Fitzpatrick, P. (1979). After "The Doll". Melbourne: Edward Arnold.
Green, H. W. (1971). A History of Australian Literature, Vols. 1 & 2. Sydney: Angus & Robertson.
Hodge, B. and Mishra, V. (1990). Dark side of the dream: Australian literature and the post-colonial mind. Sydney: Allen & Unwin.
Holloway, P. (1981). Contemporary Australian drama. Sydney: Currency Press,
Kane, P. (1995). Australian poetry: Romanticism and negativity. Melbourne: Cambridge University Press.
Keesing, N. (ed.) (1975). Australian postwar novelists. Queensland: Jacaranda Press.
Kramer, L. (ed.) (1981). The Oxford History of Australian Literature. Melbourne: Oxford University Press.
Moore, T. I. (1971). Social Patterns in Australian Literature. Sydney: Angus and Robertson.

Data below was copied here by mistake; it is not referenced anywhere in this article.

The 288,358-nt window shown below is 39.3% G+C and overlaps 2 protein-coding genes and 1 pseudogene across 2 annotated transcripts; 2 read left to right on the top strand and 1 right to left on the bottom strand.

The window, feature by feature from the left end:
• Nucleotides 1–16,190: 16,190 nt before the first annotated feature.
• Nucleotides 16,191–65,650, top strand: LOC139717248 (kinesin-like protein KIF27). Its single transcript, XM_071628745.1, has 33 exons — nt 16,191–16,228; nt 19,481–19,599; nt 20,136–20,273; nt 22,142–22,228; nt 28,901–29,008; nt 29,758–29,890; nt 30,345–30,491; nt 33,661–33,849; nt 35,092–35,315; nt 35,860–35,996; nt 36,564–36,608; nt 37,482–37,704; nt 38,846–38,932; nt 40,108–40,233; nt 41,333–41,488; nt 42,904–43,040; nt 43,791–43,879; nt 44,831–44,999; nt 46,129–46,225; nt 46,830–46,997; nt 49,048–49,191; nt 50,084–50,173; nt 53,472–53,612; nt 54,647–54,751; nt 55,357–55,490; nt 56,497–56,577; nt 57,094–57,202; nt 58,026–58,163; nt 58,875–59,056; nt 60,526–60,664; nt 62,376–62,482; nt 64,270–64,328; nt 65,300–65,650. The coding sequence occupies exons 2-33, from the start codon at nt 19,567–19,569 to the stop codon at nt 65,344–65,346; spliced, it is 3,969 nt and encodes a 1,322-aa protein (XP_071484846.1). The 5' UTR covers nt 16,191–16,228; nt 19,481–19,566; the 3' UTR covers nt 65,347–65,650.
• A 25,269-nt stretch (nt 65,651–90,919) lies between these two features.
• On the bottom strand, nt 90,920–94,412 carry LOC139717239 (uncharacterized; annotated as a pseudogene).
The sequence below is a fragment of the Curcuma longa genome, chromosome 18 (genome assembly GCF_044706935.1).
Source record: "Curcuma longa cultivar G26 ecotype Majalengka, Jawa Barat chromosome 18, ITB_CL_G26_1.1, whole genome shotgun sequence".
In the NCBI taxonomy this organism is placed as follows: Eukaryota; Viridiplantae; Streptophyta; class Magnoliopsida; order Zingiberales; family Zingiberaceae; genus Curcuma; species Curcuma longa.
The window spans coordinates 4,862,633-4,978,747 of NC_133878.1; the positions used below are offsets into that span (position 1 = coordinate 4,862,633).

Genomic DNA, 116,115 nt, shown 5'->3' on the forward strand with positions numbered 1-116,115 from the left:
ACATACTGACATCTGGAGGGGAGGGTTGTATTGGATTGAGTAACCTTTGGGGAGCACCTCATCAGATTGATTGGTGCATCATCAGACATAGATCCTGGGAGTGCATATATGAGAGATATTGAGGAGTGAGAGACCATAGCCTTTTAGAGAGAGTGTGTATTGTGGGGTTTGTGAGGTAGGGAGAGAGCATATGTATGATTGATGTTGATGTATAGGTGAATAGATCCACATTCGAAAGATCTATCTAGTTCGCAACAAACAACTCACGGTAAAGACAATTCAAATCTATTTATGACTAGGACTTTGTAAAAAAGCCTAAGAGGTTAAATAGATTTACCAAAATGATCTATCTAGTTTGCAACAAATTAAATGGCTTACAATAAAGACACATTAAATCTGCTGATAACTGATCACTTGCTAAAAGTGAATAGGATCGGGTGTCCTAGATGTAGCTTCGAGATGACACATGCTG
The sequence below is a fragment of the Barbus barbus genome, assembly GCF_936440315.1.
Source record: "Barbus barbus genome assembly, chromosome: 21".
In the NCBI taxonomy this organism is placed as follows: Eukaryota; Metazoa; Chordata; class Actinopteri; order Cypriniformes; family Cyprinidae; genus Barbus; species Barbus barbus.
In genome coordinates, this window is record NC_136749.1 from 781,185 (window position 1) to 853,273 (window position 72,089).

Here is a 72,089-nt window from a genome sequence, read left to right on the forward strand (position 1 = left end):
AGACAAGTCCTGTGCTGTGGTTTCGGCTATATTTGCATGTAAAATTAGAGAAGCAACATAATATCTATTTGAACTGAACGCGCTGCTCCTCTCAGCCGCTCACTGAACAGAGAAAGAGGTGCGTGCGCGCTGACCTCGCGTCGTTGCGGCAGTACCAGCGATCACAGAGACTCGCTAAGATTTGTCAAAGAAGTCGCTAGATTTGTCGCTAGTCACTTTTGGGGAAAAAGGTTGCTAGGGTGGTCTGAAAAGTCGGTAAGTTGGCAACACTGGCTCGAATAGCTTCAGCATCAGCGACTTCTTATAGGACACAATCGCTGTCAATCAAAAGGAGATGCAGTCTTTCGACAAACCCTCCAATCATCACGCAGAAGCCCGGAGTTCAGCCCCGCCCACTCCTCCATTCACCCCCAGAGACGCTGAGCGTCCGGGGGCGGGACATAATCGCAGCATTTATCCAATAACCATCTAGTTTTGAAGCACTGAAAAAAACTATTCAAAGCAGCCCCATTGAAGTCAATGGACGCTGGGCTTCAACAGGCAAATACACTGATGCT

Palmer, J. (1979). Contemporary Australian playwrights. Adelaide: Adelaide University Press.
Phillips, A. A. (1980). The Australian tradition. Melbourne: Longman Cheshire.
Ramson, W. A. (ed.) (1974). The Australian Experience. Canberra: Australian National University Press.
Rees, L. (1978). A History of Australian drama, Vols. 1 & 2. Sydney: Angus and Robertson.
Smith, G. (1980). Australia's writers. Melbourne: Thomas Nelson.
Taylor, A. (1987). Reading Australian poetry. St Lucia: University of Queensland Press.
Walker, D. (1976). Dream and disillusion: A search for Australian cultural identity. Canberra: Australian National University Press.
Walker, S. (1983). Who is she? St. Lucia: University of Queensland Press.
Wilde, W. Hooton, J. and Andrews, B. (1985). The Oxford companion to Australian literature. Melbourne: Oxford University Press.
Topic also available as ENG4113 & ENG3213.